St Ephraim the Syrian (ca. 306 – 373) was a prolific hymnographer and theologian of the 4th century. St Ephraim wrote a wide variety of hymns, poems, and sermons in verse, as well as prose biblical exegesis. These were works of practical theology for the edification of the Church in troubled times. St Ephraim’s works witness to an early form of Christianity in which western ideas take little part. His works are read extensively during Great Lent services in Orthodox monasteries along with the best known of his writings, the Prayer of Saint Ephrem, which is recited at every service during Great Lent.

O Lord and Master of my life, give me not the spirit of sloth, idle curiosity (meddling), lust for power and idle talk.

But grant unto me, Thy servant, a spirit of chastity (integrity), humility, patience and love.

Yea, O Lord and King, grant me to see mine own faults and not to judge my brother. For blessed art Thou unto the ages of ages. Amen.

Take care, my brothers and sisters, for the Evil One wars against spiritual strugglers in sundry ways. He works against man with unimaginably hypocritical cleverness. Thus, before a sin is committed, the Enemy diminishes its significance in the eye of strugglers. More than any other sin, he puts before them the desire for fleshly pleasure as such a small thing that, prior to succumbing to it, it appears as insignificant to the conscience of a brother or sister as throwing a glass of cold water on the ground. When, however, the fleshly desire is fulfilled, then the Evil One greatly puffs up the sin in the conscience of the sinner, kindling in his soul numberless thoughts of despair, like black waves from Hell, so that the brother’s good thoughts of repentance are submerged and he is hurled into the depths of hopelessness. Seeing from the foregoing, my brothers and sisters, the machinations of the Enemy, take care not to be duped in some misdeed, persisting in it and despairing of your salvation; rather, after rising from your fall, return to the Lord your God. And be confident that He will have compassion on you, for our Lord is tender-hearted and full of compassion, rich in mercy and long-suffering, and He does not punish those who sincerely repent, but immediately greets them with joy.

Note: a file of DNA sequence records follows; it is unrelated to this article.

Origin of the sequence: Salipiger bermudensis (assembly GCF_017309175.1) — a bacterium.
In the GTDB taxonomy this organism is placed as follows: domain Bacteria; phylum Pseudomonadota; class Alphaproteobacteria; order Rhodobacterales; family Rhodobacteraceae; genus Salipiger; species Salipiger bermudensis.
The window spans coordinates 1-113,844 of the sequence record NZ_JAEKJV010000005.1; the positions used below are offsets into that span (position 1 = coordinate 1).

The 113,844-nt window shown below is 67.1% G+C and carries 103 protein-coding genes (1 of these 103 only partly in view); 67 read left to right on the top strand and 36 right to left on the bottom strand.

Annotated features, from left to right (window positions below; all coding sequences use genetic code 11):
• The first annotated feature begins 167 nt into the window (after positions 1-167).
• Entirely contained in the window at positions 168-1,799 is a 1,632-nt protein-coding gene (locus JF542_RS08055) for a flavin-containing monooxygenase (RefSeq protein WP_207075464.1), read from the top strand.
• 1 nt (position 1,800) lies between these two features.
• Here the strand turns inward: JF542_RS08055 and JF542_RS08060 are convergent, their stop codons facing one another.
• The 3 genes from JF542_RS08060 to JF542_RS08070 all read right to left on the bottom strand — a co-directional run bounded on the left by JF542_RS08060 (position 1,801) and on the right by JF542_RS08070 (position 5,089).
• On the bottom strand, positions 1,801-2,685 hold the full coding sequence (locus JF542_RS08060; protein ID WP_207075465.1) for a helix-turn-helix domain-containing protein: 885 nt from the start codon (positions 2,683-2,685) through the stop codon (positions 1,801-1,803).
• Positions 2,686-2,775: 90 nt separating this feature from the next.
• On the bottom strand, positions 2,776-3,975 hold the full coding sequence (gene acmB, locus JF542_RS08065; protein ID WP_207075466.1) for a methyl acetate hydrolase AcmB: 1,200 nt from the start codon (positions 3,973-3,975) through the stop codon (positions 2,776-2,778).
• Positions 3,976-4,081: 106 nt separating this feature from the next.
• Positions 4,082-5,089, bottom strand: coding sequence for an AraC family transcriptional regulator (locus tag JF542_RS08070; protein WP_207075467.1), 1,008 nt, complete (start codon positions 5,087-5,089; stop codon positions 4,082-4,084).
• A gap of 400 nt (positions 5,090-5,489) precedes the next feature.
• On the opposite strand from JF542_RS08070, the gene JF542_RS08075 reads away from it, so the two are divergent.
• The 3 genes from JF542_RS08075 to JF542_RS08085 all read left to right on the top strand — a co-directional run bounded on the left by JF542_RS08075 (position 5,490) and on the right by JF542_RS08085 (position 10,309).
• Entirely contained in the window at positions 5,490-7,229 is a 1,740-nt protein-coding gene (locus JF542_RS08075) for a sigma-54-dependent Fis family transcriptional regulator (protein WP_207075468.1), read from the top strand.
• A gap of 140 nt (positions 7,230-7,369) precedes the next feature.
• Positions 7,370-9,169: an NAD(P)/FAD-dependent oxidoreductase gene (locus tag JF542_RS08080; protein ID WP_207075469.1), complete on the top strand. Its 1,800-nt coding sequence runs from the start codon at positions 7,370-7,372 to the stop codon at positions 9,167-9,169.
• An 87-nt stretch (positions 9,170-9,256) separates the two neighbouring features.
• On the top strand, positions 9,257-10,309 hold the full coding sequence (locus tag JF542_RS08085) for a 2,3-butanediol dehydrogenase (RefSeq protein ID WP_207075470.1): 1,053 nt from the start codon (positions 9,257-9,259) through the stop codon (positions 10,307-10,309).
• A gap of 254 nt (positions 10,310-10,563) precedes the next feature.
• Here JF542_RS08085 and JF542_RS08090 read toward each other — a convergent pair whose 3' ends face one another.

Therefore, when the Enemy of your soul whispers, “You have lost all, you cannot be saved,” answer him: “I do not despair of my salvation, for I have a compassionate and long-suffering God. And this conviction upholds me in my belief that He Who commanded that we forgive our fellow man for his transgressions against us even seven times seventy that

He, by the same token, will forgive the sins of all who with their whole souls turn to Him.” With such reflections and with the Grace of God, most assuredly all warfare with Satan will depart from you.

St. Ephraim, Evergetinos Vol. 1

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